Aiming at the possibility of gains with the selection by the experimental genotypes, the genetic parameters were estimated (Table 2). It was observed that the selective accuracy was between 0.34 and 0.93. According to Resende and Duarte (2007), accuracy below 0.50 is considered low, between 0.5 and 0.7 moderate, high between 0.7 and 0.9, and very high above 0.9. Thus, it can be stated that for the variable GY (0.78) and variables for indirect selection FF and ASI (0.81 and 0.87, respectively) showed high selective accuracy (Table 2), that is, their genetic values are close to the real one.
The phenotypic variance seen in all variables was higher than the genotypic variance, which shows that the environmental variance interfered significantly in the estimates of this genetic parameter.
The CVg varied between 1.84 and 20.87 among all variables (Table 2). For FF, ASI, and GY, the CVg was 1.84, 20.87 and 13.04%, respectively, and the CVe was 1.83, 28.00 and 14.83%, respectively, showing that the environment had low influence on the estimation of genetic values in the population (Table 2). Close values of CVg and CVe obtained were presented by Tesfaye et al. (2021) when they evaluated the genetic parameters in maize productivity under semiarid conditions.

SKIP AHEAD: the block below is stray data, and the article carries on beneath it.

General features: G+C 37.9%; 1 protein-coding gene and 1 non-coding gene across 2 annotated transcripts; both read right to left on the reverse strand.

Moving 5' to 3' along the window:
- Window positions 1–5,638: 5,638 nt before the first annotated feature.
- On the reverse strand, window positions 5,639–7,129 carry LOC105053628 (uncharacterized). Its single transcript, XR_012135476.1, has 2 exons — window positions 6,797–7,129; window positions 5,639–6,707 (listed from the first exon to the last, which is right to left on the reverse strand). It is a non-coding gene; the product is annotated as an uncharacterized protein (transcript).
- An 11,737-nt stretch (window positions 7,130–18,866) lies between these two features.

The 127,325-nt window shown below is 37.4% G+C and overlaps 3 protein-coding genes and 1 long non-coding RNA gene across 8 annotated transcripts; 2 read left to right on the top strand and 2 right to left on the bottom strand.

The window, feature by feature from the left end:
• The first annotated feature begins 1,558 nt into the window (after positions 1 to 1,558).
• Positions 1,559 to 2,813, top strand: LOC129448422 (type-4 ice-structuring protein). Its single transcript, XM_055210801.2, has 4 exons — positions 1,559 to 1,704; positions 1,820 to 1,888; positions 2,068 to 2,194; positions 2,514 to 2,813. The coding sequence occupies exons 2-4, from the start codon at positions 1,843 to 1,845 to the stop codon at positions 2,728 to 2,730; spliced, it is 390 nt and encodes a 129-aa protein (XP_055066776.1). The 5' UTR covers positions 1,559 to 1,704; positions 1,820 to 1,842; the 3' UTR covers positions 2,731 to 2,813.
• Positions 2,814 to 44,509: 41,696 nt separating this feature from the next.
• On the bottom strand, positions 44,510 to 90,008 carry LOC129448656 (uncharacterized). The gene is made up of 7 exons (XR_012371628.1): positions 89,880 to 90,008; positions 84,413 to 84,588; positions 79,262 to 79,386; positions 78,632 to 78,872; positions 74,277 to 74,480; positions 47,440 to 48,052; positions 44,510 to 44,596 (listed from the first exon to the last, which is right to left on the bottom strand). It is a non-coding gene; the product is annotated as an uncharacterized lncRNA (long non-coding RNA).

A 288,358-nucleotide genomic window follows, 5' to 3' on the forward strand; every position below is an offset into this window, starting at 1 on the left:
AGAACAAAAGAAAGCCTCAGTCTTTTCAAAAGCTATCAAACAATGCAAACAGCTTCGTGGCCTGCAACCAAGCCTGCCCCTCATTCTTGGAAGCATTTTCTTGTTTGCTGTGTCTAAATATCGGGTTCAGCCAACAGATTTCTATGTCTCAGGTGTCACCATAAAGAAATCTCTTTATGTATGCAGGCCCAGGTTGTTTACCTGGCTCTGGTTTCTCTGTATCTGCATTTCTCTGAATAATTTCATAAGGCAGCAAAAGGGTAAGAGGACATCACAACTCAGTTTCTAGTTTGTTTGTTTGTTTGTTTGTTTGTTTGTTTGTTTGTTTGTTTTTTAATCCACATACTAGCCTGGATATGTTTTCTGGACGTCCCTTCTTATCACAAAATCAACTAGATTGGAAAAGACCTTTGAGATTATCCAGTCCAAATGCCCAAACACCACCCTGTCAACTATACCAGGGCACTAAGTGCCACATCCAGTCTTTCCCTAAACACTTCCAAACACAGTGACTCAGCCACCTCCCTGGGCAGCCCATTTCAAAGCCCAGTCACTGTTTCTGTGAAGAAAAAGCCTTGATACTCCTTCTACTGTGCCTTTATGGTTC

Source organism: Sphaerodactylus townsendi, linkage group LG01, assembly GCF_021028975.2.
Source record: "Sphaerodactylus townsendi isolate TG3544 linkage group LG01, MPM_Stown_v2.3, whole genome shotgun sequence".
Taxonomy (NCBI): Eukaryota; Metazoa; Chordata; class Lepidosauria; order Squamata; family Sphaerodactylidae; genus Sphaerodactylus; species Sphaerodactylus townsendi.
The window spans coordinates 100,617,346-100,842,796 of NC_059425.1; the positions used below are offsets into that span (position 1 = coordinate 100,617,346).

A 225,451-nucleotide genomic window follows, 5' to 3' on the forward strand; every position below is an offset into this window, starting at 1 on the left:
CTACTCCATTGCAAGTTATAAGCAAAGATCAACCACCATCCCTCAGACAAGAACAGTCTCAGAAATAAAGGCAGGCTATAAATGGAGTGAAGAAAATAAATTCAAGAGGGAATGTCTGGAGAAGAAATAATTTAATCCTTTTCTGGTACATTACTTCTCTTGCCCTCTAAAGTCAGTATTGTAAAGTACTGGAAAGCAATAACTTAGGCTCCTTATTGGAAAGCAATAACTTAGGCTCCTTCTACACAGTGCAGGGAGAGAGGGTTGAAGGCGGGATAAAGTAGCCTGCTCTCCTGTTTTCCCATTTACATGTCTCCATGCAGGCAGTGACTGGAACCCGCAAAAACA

According to Resende (1995), heritability ≤ 0.5 is considered low, between 0.15 and 0.5 moderate, and above 0.5 high. With the heritability for FF, ASI and GY of 0.5, 0.35 and 0.43, respectively, it is seen that selection of the genotypes within the experimental population can be effective in achieving genetic gains for grain yield.
The heritability at mean level, ranged from 0.12 to 0.86, with 0.67, 0.53 and 0.61 observed in FF, ASI, and GY variable, respectively (Table 2). These high values of heritability point to an indication of reproducibility and phenotypic stability of the characters by the evaluated population (Freitas et al. 2006), which indicates the feasibility of inserting the six experimental genotypes selected in the population in a maize breeding program (Cruz et al. 2020).
The genetic gain obtained in GY by the population of the six experimental genotypes selected earlier was 551.15 kg ha-1 in the average of the improved population (Table 2). With the positive gain of these genotypes, it can be stated that these six experimental genotypes are potential genitors for a plant breeding program in the hinterland of the Sergipe region.